Cat Clifford seems similarly absorbed but without Mitchell's experience. Like a lot of younger artist's she's all over the place with nature sculpture, videos of her doing performances in the landscape.... and pinhole photography. The result is both slick and unfocused with a put-on folksy air that doesnt hold it together. It is essentially a mini retrospective of a young career that's premature and tries to do too many things. Some will question why she's here, I don't... Gately took a chance on a promising younger artist... too bad she didn't distill her activities at this time.

Overall, every artist evoked either nature or craft as if to reinforce the idea that "this" is what we do in the Northwest, but in truth that is only a portion of it. Let's question if the stereotype needed to be re-emphasisized? Wouldn't have something very urban added a richer context? What is indisputable though is this feels like a museum show not a swap meet as other Oregon and Northwest Biennials have tended to be.

So will it be influential? Probably not as much as the 1999 Oregon biennial but I suspect it will lead people to expect more relevant refinements from solo and group shows... at least I hope so.

Recent History:

When it was announced that the Contemporary Northwest Art Awards would replace the Oregon Biennial last year there was an awful lot of teeth gnashing and more than a little hope. Would this be an improvement over the pot luck style biennial which seemed to have too many artists with not enough focused attention on any one? Would the CNAA's be a risk taking effort or simply a cavalcade of safe pre-approved area gallery regulars? Would it be more worthy of attention outside the region? Would they really be like the SECA award or the Turner Prize?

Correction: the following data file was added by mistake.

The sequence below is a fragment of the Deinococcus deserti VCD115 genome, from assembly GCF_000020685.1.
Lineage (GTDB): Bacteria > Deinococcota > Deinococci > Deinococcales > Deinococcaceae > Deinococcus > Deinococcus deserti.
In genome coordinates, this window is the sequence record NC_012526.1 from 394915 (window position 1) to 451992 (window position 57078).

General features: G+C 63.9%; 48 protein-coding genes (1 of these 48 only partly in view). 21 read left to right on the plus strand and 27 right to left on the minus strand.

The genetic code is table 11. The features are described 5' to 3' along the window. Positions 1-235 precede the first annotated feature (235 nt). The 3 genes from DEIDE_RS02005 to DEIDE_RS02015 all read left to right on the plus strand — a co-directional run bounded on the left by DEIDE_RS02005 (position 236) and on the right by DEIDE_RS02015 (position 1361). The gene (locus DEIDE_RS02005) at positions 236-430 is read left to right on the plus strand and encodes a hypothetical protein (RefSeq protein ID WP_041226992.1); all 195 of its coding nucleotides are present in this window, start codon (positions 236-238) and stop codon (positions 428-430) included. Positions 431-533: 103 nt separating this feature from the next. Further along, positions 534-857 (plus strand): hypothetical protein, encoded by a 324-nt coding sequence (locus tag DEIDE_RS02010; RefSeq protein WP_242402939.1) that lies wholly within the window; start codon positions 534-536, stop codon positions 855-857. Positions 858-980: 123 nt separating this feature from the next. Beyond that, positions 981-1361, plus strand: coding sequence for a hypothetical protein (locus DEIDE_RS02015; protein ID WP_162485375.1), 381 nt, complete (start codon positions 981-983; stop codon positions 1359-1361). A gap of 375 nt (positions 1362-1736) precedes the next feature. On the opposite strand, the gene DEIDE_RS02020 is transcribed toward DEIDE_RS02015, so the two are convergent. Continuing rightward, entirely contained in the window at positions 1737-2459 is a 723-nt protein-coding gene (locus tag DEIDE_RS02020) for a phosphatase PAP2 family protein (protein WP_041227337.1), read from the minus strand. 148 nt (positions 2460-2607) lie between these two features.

Then when the huge list of nominees (solicited from arts professionals in the region) was winnowed down to 28 finalists by curator Jennifer Gately and guest eyes James Rondeau the grumbles started. Why not have Rondeau do studio visits? Why a mere $10,000 for the Schnitzer prize? Why did that list include so many so-safe mostly local gallery regulars when others who are showing nationally and internationally didn't make the cut? Ruth Ann Brown of The New American Art Union felt the CNAA's were timid and the award too small... and created the Couture series of stipend shows, with a gutsy lineup... where each of the 10 artists gets $8,000 and a six week show.

Instead of excitement when the 5 awardees for the CNAA's were announced people were deeply bored. The list of names generated little interest in Portland and Seattle and people started to dread the CNAA show. (Good thing it's actually turned out reasonably well)

Also, many up and coming artists felt the rug had been pulled out from underneath them... a ladder to local preeminence had been denied to them. At the same time I saw the museum's issue with the format... they were being made to be kingmakers and talent scouts for the established galleries, a backwards arrangement. What's more the frequent warehouse shows often excellent solo shows were consistently outshining the biennial in terms of depth of exploration and or freshness, making the biennial look more like county fair ribbon ceremony.

As the show has drawn nigh PAM has put its advertising dollars behind the show with ads in Art in America, WWeek and PORT etc. and this has brought some additional international visibility.